P5+1 Talks Are Not (Just) about Iran

P5+1 Talks Are Not (Just) about Iran

"Reaching a deal will not only restrain the Iranian nuclear program, but could help restrain others in the future."


Last week Secretary of State John Kerry announced that the deadline for negotiations over Iran’s nuclear program would once again be pushed back. Extending the talks keeps in place a year-old agreement that has halted Iran’s drive toward a bomb while negotiators pursue a comprehensive agreement. The agreement provides for several steps that rollback Iran¹s bomb effort, including diluting medium-enriched uranium, halting work on a nuclear reactor, and allowing inspectors enhanced access to nuclear facilities. By all indications, Iran has so far complied with the agreement admirably.

However, some observers oppose continuing the talks and are calling for additional sanctions against Iran. For instance, Sen. Marco Rubio wasted no time in saying, “we need to once again increase the pressure on Iran.” Similarly, Senators John McCain, Lindsey Graham and Kelly Ayotte released a joint statement after the extension was announced, which stated in part: “We believe this latest extension of talks should be coupled with increased sanctions and a requirement that any final deal between Iran and the United States be sent to Congress for approval.”


This would be a mistake. Applying more sanctions would eliminate any hope for a deal, leading to two results: it would pave the way for a nuclear Iran and shatter American credibility on future nonproliferation efforts.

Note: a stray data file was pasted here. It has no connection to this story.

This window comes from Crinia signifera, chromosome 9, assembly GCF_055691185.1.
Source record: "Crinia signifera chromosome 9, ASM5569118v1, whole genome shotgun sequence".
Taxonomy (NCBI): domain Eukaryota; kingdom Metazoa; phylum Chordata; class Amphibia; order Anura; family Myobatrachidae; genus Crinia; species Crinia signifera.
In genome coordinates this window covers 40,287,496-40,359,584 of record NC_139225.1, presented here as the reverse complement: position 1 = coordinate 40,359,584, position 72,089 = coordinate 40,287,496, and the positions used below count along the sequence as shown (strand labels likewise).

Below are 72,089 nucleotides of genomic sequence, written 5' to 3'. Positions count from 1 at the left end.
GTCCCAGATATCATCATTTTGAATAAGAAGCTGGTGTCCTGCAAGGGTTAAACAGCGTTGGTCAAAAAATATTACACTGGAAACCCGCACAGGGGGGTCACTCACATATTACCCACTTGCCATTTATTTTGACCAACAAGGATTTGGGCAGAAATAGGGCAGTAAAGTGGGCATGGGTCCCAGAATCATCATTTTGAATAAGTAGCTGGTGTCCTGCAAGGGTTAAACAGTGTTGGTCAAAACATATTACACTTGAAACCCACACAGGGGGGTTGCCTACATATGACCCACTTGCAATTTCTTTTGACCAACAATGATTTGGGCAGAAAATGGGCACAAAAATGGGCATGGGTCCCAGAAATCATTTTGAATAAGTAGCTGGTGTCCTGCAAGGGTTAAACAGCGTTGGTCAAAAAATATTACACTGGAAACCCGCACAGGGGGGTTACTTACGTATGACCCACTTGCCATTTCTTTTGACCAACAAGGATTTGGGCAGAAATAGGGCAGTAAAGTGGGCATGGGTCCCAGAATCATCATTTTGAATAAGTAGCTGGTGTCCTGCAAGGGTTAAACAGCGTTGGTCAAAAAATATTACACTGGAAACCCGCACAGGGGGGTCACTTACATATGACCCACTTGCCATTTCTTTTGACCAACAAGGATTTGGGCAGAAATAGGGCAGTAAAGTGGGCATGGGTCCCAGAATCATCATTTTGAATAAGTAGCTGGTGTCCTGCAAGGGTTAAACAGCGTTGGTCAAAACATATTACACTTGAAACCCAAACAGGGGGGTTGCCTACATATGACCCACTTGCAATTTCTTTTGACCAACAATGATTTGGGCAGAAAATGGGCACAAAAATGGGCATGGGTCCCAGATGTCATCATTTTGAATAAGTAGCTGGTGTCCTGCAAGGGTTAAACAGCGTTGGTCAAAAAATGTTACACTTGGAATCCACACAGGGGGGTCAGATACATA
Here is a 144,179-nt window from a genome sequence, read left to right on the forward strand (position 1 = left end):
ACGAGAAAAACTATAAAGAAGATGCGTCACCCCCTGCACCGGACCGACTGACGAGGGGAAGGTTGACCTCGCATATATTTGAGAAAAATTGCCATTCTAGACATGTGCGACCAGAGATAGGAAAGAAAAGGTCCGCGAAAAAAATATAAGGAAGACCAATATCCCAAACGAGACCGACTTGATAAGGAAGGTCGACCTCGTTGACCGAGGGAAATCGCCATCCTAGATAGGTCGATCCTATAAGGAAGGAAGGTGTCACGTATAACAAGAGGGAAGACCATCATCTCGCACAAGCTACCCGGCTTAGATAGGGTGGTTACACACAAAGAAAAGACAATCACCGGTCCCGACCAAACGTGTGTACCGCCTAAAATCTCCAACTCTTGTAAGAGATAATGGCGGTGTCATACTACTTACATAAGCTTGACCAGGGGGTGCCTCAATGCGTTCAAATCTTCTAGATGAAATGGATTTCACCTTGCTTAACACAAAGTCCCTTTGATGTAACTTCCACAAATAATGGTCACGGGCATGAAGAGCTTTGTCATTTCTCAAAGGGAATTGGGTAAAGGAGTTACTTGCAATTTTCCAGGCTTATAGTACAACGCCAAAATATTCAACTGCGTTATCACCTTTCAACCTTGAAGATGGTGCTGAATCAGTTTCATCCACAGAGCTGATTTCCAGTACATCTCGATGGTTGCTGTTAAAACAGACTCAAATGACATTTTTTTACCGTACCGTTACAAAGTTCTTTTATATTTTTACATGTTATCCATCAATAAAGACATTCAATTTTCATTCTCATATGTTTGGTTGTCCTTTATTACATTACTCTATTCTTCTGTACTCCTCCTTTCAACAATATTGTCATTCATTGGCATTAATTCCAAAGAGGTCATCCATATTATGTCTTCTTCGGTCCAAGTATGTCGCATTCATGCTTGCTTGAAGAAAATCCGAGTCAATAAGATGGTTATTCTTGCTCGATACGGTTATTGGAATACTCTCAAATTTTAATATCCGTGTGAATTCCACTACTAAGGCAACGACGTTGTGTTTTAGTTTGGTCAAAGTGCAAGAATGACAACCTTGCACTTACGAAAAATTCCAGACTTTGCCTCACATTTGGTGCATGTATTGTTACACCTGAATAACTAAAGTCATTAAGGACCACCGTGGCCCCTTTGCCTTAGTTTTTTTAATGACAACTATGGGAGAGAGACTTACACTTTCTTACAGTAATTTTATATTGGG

Patience and prudence have rarely been features of American nonproliferation policy. The fact of the matter is that American credibility for adhering to its end of a nonproliferation agreement has suffered, particularly in the complex negotiations over the North Korean program. In the late 1990s and early 2000s, North Korea repeatedly proved willing to delay and degrade its nuclear program in exchange for energy and food aid, recognition, and security assurances.

Yet the Bush administration could not summon the patience and forbearance to pay this pittance; hardliners within the administration stubbornly undermined any and all progress. Each time talks collapsed, North Korea made more progress toward their weapon program. In 2006, the White House refused to compromise over the timing of providing the North with a safeguarded, proliferation-proof light water reactor, and the hermit kingdom responded by testing a nuclear device. By the time the administration came around to diplomacy in its second term, it was too late.

There is no guarantee that continuing negotiations would have prevented a North Korean bomb, but the administration did not have an alternative strategy that could. Instead, hardliners engaged in wishful thinking and indulged their general distaste for difficult diplomacy. The confused and inconsistent American engagement with North Korea allowed them to develop a nuclear weapon.